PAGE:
The Article 380.1 of the Turkish Commercial Code (TCC), which entered into force in 1.7.2012. Article 380.1 of the TCC prohibits transactions concerning the grant of advance, loans or security by the target company for the purpose of acquiring the target company's shares by a third party. Accordingly, financial assistance provided by breaching this rule shall be null and void although there are certain exceptions. This article's preamble states that it is based on the Second Council Directive of the European Union (EU) (77/91/EEC). Indeed, in its primitive form when adopted in 1976, the Directive prohibited financial assistance for some reasons, however, the implementation of the financial assistance prohibition led some discussions and eventually EU commision amended the provision of the Directive in 2006.
This issue is currently the focus of intense debate at the Turkish Commercial Law level and it was important to understand the scope of such a provision. Also, comparative approach was used to develop insight relevant to rational underlying of the abolishment of this prohibition at the EU level. To do so, I took opportunity to evaluate whether an amendment of TCC Article 380.1 was required to be aligned with the European Union's current approach.
The first regulation on the prohibition of financial assistance is in Turkish Commercial Code No. 6012. Turkish Commercial Code 380.1 provides that, "Legal transactions on advancing funds, making loans or providing security effectuated by a company with a third party for the purpose of acquisition of shares shall be null. The provision of nullity herein shall not apply for transactions that are in scope of the business matters of credit and financing institutions or legal transactions on advancing funds, making loans or providing security to employees of a company or subsidiaries thereof for acquisition of company shares. However, these exceptional transactions shall be null where these reduce the mandatory reserves under the law and its articles of incorporation, breach the rules on expending the reserves under Article 519 or do not allow for allocating the reserve provided for under Article 520." Even though the resource of the regulation is specified as "Second Directive 77/91 dated 13/12/1976 of EEC on companies" in the basis for article, this expression is incomplete.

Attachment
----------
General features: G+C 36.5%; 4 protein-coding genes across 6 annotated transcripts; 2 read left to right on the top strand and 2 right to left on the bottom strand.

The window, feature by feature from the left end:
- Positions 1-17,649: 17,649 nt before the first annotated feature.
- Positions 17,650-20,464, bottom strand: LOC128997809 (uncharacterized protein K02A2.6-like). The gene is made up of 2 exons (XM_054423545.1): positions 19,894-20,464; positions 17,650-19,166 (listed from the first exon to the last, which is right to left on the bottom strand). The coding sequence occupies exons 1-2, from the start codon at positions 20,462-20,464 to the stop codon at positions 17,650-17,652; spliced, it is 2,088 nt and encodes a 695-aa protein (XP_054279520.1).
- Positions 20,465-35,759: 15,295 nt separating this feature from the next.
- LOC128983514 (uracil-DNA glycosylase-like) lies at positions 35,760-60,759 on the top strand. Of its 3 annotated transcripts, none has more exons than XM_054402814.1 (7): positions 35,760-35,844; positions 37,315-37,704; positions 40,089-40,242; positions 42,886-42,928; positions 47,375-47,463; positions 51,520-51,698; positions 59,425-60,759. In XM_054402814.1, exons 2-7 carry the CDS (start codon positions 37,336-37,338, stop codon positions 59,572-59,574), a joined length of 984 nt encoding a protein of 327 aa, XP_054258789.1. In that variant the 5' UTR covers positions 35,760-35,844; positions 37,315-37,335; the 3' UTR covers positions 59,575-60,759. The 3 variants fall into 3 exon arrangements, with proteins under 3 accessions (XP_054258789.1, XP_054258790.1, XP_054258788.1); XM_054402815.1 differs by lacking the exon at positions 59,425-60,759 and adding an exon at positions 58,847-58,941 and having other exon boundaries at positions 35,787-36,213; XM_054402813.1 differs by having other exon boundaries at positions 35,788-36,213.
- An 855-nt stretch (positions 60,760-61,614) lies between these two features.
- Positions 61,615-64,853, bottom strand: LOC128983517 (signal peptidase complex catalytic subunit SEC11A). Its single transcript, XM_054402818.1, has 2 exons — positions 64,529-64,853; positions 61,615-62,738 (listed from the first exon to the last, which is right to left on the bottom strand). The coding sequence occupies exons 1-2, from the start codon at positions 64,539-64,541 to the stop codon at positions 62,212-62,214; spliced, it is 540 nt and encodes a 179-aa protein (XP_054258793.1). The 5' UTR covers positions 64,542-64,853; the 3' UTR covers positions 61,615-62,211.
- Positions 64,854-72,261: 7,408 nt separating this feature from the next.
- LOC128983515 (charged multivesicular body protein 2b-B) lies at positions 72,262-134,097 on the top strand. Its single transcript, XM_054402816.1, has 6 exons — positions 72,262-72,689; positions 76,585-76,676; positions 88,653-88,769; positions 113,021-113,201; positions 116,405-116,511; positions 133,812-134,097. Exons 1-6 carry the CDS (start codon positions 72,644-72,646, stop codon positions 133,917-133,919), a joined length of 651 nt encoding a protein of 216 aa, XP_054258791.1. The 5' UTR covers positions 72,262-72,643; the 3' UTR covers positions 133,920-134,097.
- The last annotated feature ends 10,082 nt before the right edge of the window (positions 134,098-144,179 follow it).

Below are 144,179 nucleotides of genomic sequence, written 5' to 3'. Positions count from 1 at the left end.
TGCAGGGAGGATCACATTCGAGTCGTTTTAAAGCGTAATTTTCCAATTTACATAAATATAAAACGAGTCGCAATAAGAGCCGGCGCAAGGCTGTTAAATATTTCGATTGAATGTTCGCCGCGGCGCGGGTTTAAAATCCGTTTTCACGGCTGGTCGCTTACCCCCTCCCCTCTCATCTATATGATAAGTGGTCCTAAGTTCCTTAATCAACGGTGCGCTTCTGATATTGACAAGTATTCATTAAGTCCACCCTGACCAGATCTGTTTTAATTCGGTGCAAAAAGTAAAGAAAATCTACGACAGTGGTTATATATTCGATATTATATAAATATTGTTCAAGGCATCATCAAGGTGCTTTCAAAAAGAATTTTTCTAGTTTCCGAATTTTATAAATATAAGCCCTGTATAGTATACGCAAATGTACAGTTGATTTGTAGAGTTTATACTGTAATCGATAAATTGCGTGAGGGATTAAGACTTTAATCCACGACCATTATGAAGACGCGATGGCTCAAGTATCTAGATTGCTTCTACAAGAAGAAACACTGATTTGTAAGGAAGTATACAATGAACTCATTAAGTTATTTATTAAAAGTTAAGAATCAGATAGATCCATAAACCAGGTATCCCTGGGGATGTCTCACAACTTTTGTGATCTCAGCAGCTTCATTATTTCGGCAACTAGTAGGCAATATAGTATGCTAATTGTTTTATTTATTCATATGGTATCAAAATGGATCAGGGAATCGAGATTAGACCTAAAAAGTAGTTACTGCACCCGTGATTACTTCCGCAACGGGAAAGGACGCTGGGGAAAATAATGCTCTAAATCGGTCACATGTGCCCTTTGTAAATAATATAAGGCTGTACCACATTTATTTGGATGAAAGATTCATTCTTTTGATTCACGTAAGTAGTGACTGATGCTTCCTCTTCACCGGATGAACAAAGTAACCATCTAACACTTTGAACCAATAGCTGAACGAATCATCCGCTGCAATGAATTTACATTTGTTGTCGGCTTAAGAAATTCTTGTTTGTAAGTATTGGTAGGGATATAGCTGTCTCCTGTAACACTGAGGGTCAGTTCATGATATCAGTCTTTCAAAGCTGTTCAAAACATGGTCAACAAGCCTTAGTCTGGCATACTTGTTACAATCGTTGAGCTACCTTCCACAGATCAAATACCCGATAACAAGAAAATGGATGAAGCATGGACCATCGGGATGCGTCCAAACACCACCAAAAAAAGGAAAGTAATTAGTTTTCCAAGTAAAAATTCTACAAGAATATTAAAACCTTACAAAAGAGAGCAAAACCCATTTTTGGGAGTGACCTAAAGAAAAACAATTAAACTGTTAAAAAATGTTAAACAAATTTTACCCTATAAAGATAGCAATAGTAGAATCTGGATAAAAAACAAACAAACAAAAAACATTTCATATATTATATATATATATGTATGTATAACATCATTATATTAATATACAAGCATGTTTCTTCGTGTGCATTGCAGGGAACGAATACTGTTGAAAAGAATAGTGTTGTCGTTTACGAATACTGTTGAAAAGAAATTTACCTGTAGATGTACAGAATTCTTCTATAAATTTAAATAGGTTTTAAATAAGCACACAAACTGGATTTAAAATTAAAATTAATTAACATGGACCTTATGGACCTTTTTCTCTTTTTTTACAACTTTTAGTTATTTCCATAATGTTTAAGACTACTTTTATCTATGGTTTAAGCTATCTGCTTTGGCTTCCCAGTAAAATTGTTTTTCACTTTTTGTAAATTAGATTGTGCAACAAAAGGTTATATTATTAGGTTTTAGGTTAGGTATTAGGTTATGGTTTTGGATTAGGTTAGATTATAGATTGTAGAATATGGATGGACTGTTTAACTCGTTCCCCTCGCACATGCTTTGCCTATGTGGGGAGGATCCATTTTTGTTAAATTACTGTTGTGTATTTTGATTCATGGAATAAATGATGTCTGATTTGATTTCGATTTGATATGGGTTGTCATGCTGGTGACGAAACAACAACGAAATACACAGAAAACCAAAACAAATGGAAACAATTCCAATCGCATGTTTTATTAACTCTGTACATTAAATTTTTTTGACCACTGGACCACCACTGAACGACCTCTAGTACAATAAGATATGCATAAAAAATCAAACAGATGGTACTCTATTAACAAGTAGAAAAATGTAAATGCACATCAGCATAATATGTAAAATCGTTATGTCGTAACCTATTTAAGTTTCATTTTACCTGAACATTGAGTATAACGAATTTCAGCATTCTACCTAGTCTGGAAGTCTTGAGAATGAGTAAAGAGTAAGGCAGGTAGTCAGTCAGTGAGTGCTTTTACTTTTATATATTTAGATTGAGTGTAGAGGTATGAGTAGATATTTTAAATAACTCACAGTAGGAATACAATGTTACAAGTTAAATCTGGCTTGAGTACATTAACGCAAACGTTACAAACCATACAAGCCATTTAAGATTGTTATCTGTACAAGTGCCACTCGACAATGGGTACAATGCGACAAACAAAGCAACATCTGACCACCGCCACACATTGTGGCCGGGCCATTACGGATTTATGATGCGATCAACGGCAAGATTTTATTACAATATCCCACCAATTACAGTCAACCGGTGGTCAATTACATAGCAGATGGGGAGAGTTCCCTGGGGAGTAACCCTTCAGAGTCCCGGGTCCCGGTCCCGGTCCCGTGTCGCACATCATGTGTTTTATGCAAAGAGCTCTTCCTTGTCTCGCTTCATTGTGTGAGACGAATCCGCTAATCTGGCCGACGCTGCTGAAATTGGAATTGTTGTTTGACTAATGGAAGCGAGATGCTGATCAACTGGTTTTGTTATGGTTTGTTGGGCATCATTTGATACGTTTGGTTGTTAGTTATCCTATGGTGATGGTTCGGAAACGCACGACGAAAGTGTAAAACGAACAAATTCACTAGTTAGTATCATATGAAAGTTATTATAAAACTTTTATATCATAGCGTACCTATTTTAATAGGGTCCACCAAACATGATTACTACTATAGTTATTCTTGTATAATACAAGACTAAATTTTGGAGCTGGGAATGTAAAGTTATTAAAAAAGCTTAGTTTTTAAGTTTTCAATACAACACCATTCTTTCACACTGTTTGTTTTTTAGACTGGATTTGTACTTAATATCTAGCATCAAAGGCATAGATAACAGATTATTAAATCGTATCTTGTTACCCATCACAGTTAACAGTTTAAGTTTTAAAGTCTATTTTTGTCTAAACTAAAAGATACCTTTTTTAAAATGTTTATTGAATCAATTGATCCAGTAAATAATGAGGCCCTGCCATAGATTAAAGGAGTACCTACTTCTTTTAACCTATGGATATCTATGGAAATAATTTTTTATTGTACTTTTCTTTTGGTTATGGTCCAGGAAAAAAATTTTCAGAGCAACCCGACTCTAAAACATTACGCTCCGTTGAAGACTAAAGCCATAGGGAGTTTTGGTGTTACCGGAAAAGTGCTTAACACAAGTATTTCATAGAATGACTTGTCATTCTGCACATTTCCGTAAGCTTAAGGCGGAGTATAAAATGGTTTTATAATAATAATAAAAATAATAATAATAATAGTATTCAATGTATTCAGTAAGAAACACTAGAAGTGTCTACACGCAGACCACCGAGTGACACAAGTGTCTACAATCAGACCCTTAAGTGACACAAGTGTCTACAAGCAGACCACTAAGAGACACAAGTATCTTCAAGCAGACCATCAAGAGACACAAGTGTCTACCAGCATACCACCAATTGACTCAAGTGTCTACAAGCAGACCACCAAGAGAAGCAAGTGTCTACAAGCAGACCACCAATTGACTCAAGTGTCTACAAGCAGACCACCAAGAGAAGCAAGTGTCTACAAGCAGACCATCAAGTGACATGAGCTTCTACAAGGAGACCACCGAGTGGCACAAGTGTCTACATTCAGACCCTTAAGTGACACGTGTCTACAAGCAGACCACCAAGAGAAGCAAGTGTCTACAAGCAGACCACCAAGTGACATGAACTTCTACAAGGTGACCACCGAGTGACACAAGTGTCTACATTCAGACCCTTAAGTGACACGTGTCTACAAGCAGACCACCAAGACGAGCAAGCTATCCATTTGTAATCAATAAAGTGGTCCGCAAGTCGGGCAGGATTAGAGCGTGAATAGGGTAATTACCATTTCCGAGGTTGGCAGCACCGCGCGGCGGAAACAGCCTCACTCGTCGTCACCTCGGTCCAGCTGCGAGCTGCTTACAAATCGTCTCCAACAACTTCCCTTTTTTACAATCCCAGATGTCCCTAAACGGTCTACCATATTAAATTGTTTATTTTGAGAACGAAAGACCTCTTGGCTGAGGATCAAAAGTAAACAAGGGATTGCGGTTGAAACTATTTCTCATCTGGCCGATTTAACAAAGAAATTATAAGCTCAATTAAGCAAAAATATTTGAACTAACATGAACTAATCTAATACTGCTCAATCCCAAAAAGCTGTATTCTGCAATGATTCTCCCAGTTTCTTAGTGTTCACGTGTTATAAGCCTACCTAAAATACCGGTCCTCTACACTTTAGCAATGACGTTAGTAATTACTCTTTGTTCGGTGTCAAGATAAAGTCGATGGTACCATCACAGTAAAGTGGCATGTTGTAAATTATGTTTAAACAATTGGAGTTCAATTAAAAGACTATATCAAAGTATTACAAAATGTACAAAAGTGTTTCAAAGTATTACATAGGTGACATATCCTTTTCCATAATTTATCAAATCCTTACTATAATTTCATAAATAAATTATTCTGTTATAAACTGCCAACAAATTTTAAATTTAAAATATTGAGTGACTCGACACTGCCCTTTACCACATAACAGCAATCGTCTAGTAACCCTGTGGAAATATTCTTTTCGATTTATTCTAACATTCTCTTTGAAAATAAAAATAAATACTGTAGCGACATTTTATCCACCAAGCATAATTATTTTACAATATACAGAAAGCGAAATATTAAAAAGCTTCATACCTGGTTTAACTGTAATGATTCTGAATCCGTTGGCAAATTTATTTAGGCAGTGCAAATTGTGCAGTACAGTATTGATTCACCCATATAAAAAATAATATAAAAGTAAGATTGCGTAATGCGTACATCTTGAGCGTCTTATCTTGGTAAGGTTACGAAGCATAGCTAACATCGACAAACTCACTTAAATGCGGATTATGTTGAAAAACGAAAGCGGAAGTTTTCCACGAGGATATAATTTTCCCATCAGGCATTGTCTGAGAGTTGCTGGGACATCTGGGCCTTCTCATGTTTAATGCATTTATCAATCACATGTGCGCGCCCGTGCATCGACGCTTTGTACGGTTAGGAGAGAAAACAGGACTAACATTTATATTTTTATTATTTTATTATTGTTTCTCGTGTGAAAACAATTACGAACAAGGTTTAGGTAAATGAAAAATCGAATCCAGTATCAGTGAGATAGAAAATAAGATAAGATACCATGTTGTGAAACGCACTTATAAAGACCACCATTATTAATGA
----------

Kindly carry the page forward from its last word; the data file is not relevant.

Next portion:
Even though Turkish lawmaker accepted the prohibition of financial assistance for harmonization with the Second Directive, it is understood that Turkish Commercial Code 380 was translated from APOK § 71a. In this framework, the facts that the article heading of TTC 380 is deception of law similarly to APOK § 71a, the difference of translation in APOK § 71a.1 was transferred to domestic law while introducing the provision of Directive, and the second subparagraph of the said article in both law systems regulate the same subject that is irrelevant to prohibition of financial assistance indicate that the resource of TTC 380 is APOK § 71a. However, as it will also be addressed in the context of the exceptions to the prohibition, while TCC 380.1 was being adopted from APOK § 71a.1, it would not be wrong to say that a translation mistake was made. In TCC 380.1, it was stated that the imposed nullity sanction would not apply for transactions of credit and financing institutions that are in scope of business matters. It should be stated that, the expression translated as "business matters" is referred as "laufende Geschafte" in the resource. Upon reviewing the dictionary meaning, it may be seen that laufende Geschafte should be more suitably translated as current transactions. Indeed, a similar issue is seen in TTC 356 regulating the assets bought out by company within two years as of association. Upon reviewing the process of enactment, it may be suggested that Article 380 in the Draft Law was admitted without any changes by the Justice Commission and General Assembly of Grand National Assembly of Turkey.
However, a consideration should be pointed out here: As it was mentioned before, Second Directive was subjected to a reform in relation to prohibition of financial assistance as well in 2006. Turkish lawmaker did not remain indifferent to such amendments of Second Directive. Indeed, upon a proposal submitted during the discussions in General Assembly of Grand National Assembly of Turkey, TCC 379 which regulates acquisition by a company of its own shares was approved following harmonization with the 2006 amendment of Second Directive. Since a similar proposal was not submitted for Article 380, the provision was enacted as given in the Draft. It may be suggested that lawmaker, being aware of the reform of Second Directive in 2006, intended to keep the prohibition of financial assistance as is in German law.